by Narelle Atkins
The prophet Samuel was dedicated to the Lord by his mother, Hannah, at a very young age. He grew up in the temple and ministered before the Lord under Eli, the priest.
“The Lord was with Samuel as he grew up, and he let none of his words fall to the ground. And all Israel from Dan to Beersheba recognized that Samuel was attested as a Prophet of the Lord.” 1 Samuel 3:19-20.
Samuel played an instrumental role in Israel’s transition from the rule of Judges to a monarchy. He was a judge over Israel throughout his lifetime and when he grew old he appointed his sons as judges for Israel.
In 1 Samuel 8 we learn that Samuel’s sons were wicked and did not walk in the ways of their father. The elders of Israel requested Samuel appoint a king to lead them like the kings of the surrounding nations. They wanted a king who would lead them out and fight their battles.
Samuel was not happy with their request and he prayed to the Lord. The Lord told Samuel that it was not him they had rejected. The Israelites had rejected the Lord as their king. Samuel told the people the Lord’s response to their petition and how their lives would not be improved under a king (see 1 Samuel 10-18). The Israelites refused to listen to Samuel and the Lord’s response was to give His people an earthly king.
Samuel anointed Saul, a Benjamite, as the first king of Israel. Saul was not a good king and, as earlier foretold by Samuel, the Israelites suffered under Saul’s rule. Samuel later anointed David as the king of Israel. David had a difficult relationship with Saul and he did not rule over Israel until after Saul’s death.
by Deborah Horscroft
Hannah was the favourite wife of an Ephraimite called Elkanah. Hannah shared the same fate as many famous women of the Old Testament, in that she was unable to do what the culture deemed most important, and that was to have children. Elkanah’s other wife, Peninnah had produced children and took every available opportunity to rub Hannah’s nose in her “failing”. When the times of sacrifice and celebration came, Hannah became so depressed she could not eat.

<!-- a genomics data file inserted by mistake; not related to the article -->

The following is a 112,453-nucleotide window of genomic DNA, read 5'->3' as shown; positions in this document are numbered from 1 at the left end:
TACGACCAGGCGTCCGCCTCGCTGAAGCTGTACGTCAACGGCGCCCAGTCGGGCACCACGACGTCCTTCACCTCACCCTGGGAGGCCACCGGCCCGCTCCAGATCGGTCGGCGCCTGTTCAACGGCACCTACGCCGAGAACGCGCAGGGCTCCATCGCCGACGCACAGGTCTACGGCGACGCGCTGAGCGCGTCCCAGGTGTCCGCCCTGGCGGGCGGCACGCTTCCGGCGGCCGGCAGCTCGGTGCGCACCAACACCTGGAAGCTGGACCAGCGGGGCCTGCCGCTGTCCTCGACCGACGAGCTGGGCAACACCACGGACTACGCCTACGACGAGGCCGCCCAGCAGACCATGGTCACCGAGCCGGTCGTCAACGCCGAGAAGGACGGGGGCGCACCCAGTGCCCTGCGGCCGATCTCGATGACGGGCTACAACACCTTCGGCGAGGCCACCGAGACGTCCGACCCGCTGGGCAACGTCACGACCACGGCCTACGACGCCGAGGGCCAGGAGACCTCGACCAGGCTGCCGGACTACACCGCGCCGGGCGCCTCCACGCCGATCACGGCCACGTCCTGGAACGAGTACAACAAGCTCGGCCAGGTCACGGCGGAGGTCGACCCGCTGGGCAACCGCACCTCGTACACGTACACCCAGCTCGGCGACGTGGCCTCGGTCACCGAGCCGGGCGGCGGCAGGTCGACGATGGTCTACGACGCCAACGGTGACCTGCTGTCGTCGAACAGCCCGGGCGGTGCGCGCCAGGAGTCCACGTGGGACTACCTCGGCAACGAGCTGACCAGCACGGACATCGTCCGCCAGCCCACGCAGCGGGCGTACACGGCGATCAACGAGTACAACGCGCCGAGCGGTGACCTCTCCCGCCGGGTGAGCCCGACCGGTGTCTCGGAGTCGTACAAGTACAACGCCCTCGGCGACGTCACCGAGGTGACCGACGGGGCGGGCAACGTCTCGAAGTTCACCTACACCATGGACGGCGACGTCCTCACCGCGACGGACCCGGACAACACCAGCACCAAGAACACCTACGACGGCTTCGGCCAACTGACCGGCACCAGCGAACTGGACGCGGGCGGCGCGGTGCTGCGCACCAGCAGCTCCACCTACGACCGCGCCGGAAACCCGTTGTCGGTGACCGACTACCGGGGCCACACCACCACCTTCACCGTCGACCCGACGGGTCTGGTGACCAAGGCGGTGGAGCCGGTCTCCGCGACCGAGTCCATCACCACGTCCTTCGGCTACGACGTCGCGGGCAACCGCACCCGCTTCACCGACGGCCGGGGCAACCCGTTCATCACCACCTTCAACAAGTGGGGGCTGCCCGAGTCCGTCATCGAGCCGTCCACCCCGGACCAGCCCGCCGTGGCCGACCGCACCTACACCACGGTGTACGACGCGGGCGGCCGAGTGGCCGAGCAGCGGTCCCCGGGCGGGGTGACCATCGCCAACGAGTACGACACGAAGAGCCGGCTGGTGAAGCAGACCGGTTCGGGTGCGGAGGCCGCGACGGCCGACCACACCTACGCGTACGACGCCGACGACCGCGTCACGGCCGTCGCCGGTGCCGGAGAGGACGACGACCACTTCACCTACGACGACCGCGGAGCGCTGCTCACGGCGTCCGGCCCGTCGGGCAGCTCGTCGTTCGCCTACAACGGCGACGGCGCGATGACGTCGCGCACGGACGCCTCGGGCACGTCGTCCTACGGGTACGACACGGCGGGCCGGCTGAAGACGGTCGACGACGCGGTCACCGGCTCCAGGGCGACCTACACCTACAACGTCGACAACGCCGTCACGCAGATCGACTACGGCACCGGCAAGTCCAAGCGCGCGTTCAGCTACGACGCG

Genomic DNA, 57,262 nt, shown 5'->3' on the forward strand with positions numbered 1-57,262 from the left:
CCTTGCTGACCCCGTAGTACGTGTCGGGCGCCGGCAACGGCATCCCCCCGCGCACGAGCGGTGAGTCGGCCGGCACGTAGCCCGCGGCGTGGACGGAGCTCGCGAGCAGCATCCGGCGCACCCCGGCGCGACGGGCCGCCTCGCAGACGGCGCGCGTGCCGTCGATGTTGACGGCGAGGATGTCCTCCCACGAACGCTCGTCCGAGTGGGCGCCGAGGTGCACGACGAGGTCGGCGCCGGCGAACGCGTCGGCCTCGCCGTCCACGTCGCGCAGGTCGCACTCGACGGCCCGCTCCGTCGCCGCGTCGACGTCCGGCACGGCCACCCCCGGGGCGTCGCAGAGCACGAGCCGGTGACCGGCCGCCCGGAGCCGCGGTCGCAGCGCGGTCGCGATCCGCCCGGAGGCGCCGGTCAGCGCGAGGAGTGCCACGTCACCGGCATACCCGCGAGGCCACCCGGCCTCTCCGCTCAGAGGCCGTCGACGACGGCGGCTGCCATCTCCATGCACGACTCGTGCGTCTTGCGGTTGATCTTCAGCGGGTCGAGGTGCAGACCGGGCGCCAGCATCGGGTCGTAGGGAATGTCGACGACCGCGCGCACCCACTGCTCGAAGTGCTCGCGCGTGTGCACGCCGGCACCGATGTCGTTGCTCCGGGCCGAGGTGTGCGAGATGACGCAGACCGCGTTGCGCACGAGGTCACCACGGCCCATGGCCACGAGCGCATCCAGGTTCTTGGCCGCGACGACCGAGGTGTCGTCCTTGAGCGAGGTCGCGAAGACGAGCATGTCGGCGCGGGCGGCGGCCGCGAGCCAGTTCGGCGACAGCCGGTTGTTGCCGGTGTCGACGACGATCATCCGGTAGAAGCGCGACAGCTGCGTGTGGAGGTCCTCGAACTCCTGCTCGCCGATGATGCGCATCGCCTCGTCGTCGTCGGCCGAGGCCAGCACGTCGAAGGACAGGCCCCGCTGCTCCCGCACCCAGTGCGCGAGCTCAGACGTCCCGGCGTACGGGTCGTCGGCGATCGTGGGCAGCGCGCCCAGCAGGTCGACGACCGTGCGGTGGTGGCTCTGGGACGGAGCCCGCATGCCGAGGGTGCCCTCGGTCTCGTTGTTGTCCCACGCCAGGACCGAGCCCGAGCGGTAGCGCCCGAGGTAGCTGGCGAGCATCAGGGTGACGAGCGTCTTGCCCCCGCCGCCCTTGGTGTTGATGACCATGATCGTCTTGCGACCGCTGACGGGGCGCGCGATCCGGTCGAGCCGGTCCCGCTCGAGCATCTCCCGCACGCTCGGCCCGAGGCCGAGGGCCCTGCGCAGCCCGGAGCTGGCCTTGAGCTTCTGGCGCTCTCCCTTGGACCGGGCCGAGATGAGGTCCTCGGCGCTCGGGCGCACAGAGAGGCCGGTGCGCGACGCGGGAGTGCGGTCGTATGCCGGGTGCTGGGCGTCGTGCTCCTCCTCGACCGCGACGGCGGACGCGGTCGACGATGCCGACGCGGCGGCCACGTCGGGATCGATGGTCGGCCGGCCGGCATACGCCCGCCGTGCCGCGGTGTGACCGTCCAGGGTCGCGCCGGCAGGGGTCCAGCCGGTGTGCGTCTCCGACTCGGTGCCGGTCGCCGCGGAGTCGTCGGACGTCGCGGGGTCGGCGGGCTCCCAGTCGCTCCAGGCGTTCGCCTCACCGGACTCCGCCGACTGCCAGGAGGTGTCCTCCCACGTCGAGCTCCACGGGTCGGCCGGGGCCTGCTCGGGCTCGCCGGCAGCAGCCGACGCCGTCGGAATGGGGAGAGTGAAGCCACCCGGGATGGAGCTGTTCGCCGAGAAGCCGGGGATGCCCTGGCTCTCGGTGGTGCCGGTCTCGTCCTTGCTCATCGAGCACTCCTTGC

In her anguish, Hannah poured her heart out to God. She lived in evil and chaotic times where the faithful were few. She wanted a son, not just for her own sake, but to serve God. She made a vow that would be unthinkable for most mothers. She would give up her son to God’s service, for his whole life.
Evidence of the moral and religious deterioration of the time is seen in Eli the priest’s reaction to Hannah crying and pleading before the Lord. He assumed she was drunk. Certainly Eli’s own sons had been behaving abominably in the temple, taking the offerings that belonged to God by force and treating the serving women in the temple as prostitutes, with no regard for the Lord.
1 Samuel 3:1 tells us that in those days there were few visions and it was rare to hear from God, yet Hannah knew when she fell pregnant that she had received an answer from the Lord. Her prayer of pleading became a prayer of praise.
Hannah rejoiced in a God who has power over life and death, who loves justice and is a refuge for the humble. Similar prayers of praise are recorded by King David (2 Samuel 22) and Mary (Luke 1:46-55).
Hannah’s prayer was prophetic, looking forward to the reign of God’s anointed king, David, and ultimately of the Messiah. (Messiah and Christ are the Hebrew and Greek words for “the anointed”.)
If you read through 1 and 2 Samuel you can follow the leadership of Hannah’s son Samuel, culminating in the anointing of David.